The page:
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Curbing Greenhouse Gas Pollution From Ships, Aircraft, And Non-Road Vehicles & Engines

Aircraft emit 11 percent of carbon emissions from U.S. transportation sources.

Aircraft emit 11 percent of carbon emissions from U.S. transportation sources.

Angelo DeSantis / Shutterstock

What's at Stake

Earthjustice is challenging the EPA’s failure to address major sources of greenhouse gas pollution and soot from aircrafts, ships and other non-road vehicles and engines.

Case Overview

Aircraft, ship and non-road vehicles and engines are major contributors to climate change pollution. Together they make up 24% of U.S. mobile source greenhouse gas (GHG) emissions, and emit 290,000 tons of soot every year.

In late 2007, Earthjustice petitioned the Environmental Protection Agency to regulate these sources of climate pollution under the Clean Air Act. In early 2008, the Supreme Court reaffirmed that the U.S. Environmental Protection Agency must regulate greenhouse gas (GHG) emissions under the Clean Air Act. In June 2010, a day after the U.S. Senate voted to uphold EPA’s authority to regu¬late greenhouse gases, Earthjustice filed a lawsuit, challenging the EPA’s failure to address to regulate GHG emissions from ships, aircraft and non-road vehicles.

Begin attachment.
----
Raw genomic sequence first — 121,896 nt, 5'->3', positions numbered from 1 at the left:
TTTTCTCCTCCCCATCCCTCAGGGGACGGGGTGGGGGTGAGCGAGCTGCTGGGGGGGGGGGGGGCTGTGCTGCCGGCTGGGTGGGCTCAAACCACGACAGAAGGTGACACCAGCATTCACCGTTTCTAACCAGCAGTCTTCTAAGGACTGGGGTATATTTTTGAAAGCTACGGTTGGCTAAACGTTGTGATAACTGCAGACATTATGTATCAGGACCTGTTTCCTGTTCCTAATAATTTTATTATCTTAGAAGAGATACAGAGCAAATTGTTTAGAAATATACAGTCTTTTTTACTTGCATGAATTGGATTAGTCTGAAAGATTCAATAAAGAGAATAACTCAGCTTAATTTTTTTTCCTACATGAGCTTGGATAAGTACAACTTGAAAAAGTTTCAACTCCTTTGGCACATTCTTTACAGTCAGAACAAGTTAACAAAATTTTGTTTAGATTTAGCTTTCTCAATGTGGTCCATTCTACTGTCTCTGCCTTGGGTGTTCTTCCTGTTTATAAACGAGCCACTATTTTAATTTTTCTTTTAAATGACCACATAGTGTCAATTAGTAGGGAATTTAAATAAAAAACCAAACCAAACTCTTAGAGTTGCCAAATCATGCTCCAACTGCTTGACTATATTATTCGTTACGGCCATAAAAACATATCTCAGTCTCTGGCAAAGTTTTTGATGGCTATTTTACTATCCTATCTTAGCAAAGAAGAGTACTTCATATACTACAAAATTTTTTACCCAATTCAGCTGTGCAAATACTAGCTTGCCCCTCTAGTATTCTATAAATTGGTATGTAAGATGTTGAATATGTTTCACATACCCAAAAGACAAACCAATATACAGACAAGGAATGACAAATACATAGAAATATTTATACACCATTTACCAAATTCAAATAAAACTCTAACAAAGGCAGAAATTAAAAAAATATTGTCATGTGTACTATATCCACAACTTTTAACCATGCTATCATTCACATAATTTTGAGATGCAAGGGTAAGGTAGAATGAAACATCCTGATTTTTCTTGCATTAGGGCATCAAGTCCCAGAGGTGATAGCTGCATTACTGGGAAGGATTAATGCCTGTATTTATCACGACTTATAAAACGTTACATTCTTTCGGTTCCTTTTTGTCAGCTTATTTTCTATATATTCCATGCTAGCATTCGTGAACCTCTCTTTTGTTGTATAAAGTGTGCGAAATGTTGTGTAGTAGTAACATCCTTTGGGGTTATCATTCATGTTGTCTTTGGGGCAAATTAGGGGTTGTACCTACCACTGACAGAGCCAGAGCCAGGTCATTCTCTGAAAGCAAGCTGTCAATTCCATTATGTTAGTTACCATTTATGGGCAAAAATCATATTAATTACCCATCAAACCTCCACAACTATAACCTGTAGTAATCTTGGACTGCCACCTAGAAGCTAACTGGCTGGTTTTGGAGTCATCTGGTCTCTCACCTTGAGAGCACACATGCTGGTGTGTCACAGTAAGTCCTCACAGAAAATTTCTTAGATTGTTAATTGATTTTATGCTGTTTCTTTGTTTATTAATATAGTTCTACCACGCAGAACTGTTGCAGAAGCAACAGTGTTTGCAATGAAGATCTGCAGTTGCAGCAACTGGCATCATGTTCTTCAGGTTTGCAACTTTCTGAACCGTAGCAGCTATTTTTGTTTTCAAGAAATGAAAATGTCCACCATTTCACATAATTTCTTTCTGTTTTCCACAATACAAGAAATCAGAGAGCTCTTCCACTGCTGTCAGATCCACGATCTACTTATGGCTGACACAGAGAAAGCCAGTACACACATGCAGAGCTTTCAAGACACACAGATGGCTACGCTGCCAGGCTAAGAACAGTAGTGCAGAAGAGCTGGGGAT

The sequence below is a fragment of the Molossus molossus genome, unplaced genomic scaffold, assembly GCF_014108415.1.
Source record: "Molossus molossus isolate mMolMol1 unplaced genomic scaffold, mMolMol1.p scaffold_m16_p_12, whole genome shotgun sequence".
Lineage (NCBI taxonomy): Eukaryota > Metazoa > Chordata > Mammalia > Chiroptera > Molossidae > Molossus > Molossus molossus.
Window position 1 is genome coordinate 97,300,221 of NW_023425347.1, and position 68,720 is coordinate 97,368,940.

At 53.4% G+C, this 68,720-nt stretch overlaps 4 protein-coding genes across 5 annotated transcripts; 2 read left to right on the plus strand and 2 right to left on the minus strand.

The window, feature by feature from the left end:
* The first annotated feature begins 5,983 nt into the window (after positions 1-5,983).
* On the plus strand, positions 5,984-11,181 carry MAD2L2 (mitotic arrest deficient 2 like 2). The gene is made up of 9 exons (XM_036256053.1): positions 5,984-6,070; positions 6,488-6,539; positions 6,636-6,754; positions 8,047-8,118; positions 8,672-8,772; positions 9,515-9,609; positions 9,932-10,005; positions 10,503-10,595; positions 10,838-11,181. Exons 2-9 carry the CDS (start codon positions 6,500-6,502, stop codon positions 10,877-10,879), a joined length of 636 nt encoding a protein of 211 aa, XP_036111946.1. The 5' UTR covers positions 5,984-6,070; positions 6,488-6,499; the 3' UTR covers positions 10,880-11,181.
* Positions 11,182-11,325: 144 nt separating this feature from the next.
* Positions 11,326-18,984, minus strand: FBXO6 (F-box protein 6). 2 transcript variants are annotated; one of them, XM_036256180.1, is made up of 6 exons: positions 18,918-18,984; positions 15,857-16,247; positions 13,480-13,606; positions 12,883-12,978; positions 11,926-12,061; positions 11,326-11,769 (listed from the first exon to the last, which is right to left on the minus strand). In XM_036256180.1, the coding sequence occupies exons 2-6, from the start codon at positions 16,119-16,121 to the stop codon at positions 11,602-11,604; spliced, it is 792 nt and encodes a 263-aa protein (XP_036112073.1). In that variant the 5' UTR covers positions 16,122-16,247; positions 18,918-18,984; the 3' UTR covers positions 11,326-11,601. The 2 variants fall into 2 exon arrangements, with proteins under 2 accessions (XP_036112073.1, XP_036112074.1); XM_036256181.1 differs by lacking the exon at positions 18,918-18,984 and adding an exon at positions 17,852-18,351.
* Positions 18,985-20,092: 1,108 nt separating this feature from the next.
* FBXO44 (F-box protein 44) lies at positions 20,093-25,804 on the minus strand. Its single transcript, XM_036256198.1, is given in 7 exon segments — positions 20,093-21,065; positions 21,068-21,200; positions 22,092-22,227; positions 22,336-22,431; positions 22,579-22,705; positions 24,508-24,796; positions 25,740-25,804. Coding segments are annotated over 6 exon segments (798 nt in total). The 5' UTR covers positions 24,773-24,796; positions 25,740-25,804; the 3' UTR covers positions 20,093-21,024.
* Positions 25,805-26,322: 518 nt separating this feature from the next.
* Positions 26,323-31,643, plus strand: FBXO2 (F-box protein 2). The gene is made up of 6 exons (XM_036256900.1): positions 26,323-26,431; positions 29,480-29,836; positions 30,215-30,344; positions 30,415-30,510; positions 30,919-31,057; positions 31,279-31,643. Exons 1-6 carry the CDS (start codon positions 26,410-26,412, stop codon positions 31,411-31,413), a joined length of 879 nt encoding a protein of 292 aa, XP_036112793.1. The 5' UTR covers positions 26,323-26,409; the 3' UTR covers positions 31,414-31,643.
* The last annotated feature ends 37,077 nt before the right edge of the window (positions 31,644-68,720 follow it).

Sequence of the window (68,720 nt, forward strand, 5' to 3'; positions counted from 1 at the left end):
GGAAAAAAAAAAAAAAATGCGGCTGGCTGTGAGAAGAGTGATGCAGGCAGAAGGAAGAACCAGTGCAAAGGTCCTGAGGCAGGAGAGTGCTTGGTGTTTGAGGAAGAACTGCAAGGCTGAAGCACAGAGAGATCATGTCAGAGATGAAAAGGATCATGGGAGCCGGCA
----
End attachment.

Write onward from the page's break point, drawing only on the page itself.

In July of 2011, a federal court ruled that under the Clean Air Act, the EPA must address greenhouse gas emissions from aircraft. The court ordered the EPA to conduct an endangerment finding for aviation emissions, although it was also determined that the EPA has greater discretion regarding marine and non-road emissions.

Aircraft emit 11 percent of carbon emissions from U.S. transportation sources and are responsible for nearly half of worldwide CO2 emissions from aircraft. According to the Federal Aviation Administration, greenhouse gas emissions from domestic aircraft are expected to increase 60% by 2025. This ruling was a milestone achievement for aircraft emissions regulation; however GHG emissions from ships and non-road vehicles and engines remain a major unregulated source of climate change pollution.

Almost three percent of the world’s greenhouse gas emissions stem from marine vessels. Climate change pollution from ships is expected to double from 2002 levels by 2020, and triple by 2030. Non-road vehicles and engines used in agriculture and in industrial, mining, and commercial industries are responsible for about 9% of U.S. mobile source emissions and are expected to increase approximately 46% between 2006 and 2030.

There are currently many cost-effective technological solutions to reduce GHG emissions from these sources. Earthjustice will continue to work to compel the EPA to regulate marine and non-road sources of pollution as soon as possible.

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